Victorian London - Weather - Sun

   Since Lot’s wife was turned into a pillar of salt, and Lola Montes into a Countess of Landsfeld, there has not, as far as I know, been any female being so much abused as the London sun ;*  (* The sun—die Sonne— is feminine in German.) but the reasons of such abuse are diametrically opposed. The two first named ladies were found fault with because they saw too much of the world, while the London sun is justly charged with a want of curiosity. It turns its back upon the wealthiest city in Christendom; and, in the presence of the most splendid capital of Europe, it insists on remaining veiled in steam, fog, and smoke.
    The London sun, like unto German liberty, exists in the minds of the people, who have faith in either, and believe that either might be bright, dazzling, and glorious, were it not for the inter­vention of a dark, ugly fog, between the upper and nether re­gions. It happens, just now, that we have not seen the sun for the last three weeks. But for the aid of astronomy, which tells us that the sun is still in its old place, we might be tempted to believe that it had gone out of town for the long vacation; or that it had been adjourned by some continental constitutional government; or that it was being kept in a German capital, wait­ing for the birthday of the reigning prince, when it must come out in a blaze; for this, I understand, has been the sun’s duty from time immemorial. A three weeks’ absence of the sun would make a great stir in any other town. The Catholics would trace its cause to the infidelity of the age; the Pro­testants would demonstrate that the sun had been scared away by certain late acts of Papal aggression; and the Jews would lament and ask: “How is it possible the sun can shine when the Bank raises its rate of discount?” But the Londoners care as little for a month of chiaro-oscuro as the Laplanders do. They are used to it.
    Twice in the course of the last week—for an essayist on astro­nomical matters ought to be conscientious — twice did the sun appear for a few minutes. It was late in the afternoon, and it looked out from the west, just above Regent’s-park, where the largest menagerie in the world may be seen for one shilling, and, on Mondays, for sixpence. All the animals, from the hippo­potamus down to the beaver, left their huts, where they were at vespers, and stared at the sun, and wished it good morning. It was a solemn moment! An impertinent monkey alone shaded his eyes with his hands, and asked the sun where it came from and whether there was not some mistake somewhere? And the —sun blushed and hid its face beneath a big cloud. The monkey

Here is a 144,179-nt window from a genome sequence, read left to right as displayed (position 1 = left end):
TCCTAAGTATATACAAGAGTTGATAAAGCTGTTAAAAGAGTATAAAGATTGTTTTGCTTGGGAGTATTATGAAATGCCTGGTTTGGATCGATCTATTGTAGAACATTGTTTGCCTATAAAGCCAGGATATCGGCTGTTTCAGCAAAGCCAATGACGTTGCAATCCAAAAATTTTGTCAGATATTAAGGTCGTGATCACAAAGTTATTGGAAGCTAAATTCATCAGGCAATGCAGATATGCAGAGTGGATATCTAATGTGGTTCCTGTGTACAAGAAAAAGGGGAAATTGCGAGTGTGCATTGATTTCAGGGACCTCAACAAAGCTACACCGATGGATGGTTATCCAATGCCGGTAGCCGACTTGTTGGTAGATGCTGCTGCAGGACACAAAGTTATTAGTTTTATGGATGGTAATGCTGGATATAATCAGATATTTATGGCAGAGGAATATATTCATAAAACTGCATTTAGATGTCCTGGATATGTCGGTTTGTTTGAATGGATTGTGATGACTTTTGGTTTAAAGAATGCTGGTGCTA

laughed and jeered, and the tigers roared, and the turtle—doves said such conduct was shocking and altogether ungentlemanly. The owl alone was happy, and said it was; for it had been almost blind during the last five minutes; “and that,” as he said, “was a thing it had not been used to in London.”
    But whatever ill-natured remarks we and others may make on the London sun, they apply only to the winter months. May and September shame us into silence. In those months, the sun in London is as lovely, genial, and—I must go the length of a trope—sunny as anywhere in Germany; with this difference only, that it is not so glowing—not so consistent. In the country, too, it comes out it full, broad, and traditional glory. Its favourite spots are in the South of England—Bristol, Bath, Hastings, and the Isle of Wight. In those favored regions, the mild breeze of summer blows even late in the year; the hedges and trees stand resplendent with the freshness of their foliage the meadows are green, and lovely to behold; the butterflies hover over the blossoms of the honeysuckle; the cedar fm Lebanon grows there and thrives, and myrtles and fuchsias, Hortensias and roses, and passion-flowers, surround the charming villas on the sea-shore. Village churches are covered with ivy up to the very roof; gigantic fern moves in the sea-breeze; the birds sing in the branches of the wild laurel tree; cattle and sheep graze on the downs; and grown-up persons and children bathe in the open sea, while the German rivers are sending down their first shoals of ice, and dense fogs welter in the streets of London.

Here is one of the vulgar errors and popular delusions of the Continent. People confound the climate of London with the climate of England; they talk of the isles of mist in the West of Europe. A very poetical idea that, but as untrue as poetical. Many parts of these islands are as clear and sunny as any of the inland countries of the Continent.

Max Schlesinger, Saunterings in and about London, 1853